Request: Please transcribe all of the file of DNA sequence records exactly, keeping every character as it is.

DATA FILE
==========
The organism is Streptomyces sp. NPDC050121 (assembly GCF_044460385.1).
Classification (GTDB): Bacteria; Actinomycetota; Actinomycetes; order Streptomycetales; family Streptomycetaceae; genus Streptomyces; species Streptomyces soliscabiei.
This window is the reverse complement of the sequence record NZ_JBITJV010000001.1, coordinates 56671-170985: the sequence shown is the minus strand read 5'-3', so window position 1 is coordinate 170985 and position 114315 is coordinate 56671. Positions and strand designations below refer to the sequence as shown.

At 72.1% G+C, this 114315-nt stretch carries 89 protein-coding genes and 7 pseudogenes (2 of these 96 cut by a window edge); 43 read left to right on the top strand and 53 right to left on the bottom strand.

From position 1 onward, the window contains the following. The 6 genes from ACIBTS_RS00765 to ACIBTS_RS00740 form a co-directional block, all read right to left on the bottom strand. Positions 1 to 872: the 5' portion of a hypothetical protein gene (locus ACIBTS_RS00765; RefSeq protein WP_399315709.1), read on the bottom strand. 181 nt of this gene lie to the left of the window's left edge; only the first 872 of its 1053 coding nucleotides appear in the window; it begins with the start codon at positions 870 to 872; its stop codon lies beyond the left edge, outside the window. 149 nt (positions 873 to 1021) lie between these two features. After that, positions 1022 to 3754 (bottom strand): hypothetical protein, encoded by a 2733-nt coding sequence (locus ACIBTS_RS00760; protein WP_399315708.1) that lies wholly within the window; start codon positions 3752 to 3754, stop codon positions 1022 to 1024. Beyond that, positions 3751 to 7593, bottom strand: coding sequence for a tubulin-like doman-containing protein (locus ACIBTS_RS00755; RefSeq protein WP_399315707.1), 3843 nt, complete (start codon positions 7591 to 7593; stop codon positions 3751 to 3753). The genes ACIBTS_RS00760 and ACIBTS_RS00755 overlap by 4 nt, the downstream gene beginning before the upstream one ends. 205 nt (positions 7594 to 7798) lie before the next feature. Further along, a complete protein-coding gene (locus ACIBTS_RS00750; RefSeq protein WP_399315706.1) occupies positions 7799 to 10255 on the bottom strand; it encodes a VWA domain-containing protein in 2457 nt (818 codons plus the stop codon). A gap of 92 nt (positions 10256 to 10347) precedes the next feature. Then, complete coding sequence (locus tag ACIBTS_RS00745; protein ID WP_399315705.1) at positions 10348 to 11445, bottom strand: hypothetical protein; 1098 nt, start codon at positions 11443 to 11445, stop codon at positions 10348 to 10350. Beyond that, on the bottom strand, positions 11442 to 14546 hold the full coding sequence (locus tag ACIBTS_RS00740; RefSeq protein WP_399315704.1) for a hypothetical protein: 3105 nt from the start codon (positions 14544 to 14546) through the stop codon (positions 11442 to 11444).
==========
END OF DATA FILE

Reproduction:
The organism is Streptomyces sp. NPDC050121 (assembly GCF_044460385.1).
Classification (GTDB): Bacteria; Actinomycetota; Actinomycetes; order Streptomycetales; family Streptomycetaceae; genus Streptomyces; species Streptomyces soliscabiei.
This window is the reverse complement of the sequence record NZ_JBITJV010000001.1, coordinates 56671-170985: the sequence shown is the minus strand read 5'-3', so window position 1 is coordinate 170985 and position 114315 is coordinate 56671. Positions and strand designations below refer to the sequence as shown.

At 72.1% G+C, this 114315-nt stretch carries 89 protein-coding genes and 7 pseudogenes (2 of these 96 cut by a window edge); 43 read left to right on the top strand and 53 right to left on the bottom strand.

From position 1 onward, the window contains the following. The 6 genes from ACIBTS_RS00765 to ACIBTS_RS00740 form a co-directional block, all read right to left on the bottom strand. Positions 1 to 872: the 5' portion of a hypothetical protein gene (locus ACIBTS_RS00765; RefSeq protein WP_399315709.1), read on the bottom strand. 181 nt of this gene lie to the left of the window's left edge; only the first 872 of its 1053 coding nucleotides appear in the window; it begins with the start codon at positions 870 to 872; its stop codon lies beyond the left edge, outside the window. 149 nt (positions 873 to 1021) lie between these two features. After that, positions 1022 to 3754 (bottom strand): hypothetical protein, encoded by a 2733-nt coding sequence (locus ACIBTS_RS00760; protein WP_399315708.1) that lies wholly within the window; start codon positions 3752 to 3754, stop codon positions 1022 to 1024. Beyond that, positions 3751 to 7593, bottom strand: coding sequence for a tubulin-like doman-containing protein (locus ACIBTS_RS00755; RefSeq protein WP_399315707.1), 3843 nt, complete (start codon positions 7591 to 7593; stop codon positions 3751 to 3753). The genes ACIBTS_RS00760 and ACIBTS_RS00755 overlap by 4 nt, the downstream gene beginning before the upstream one ends. 205 nt (positions 7594 to 7798) lie before the next feature. Further along, a complete protein-coding gene (locus ACIBTS_RS00750; RefSeq protein WP_399315706.1) occupies positions 7799 to 10255 on the bottom strand; it encodes a VWA domain-containing protein in 2457 nt (818 codons plus the stop codon). A gap of 92 nt (positions 10256 to 10347) precedes the next feature. Then, complete coding sequence (locus tag ACIBTS_RS00745; protein ID WP_399315705.1) at positions 10348 to 11445, bottom strand: hypothetical protein; 1098 nt, start codon at positions 11443 to 11445, stop codon at positions 10348 to 10350. Beyond that, on the bottom strand, positions 11442 to 14546 hold the full coding sequence (locus tag ACIBTS_RS00740; RefSeq protein WP_399315704.1) for a hypothetical protein: 3105 nt from the start codon (positions 14544 to 14546) through the stop codon (positions 11442 to 11444).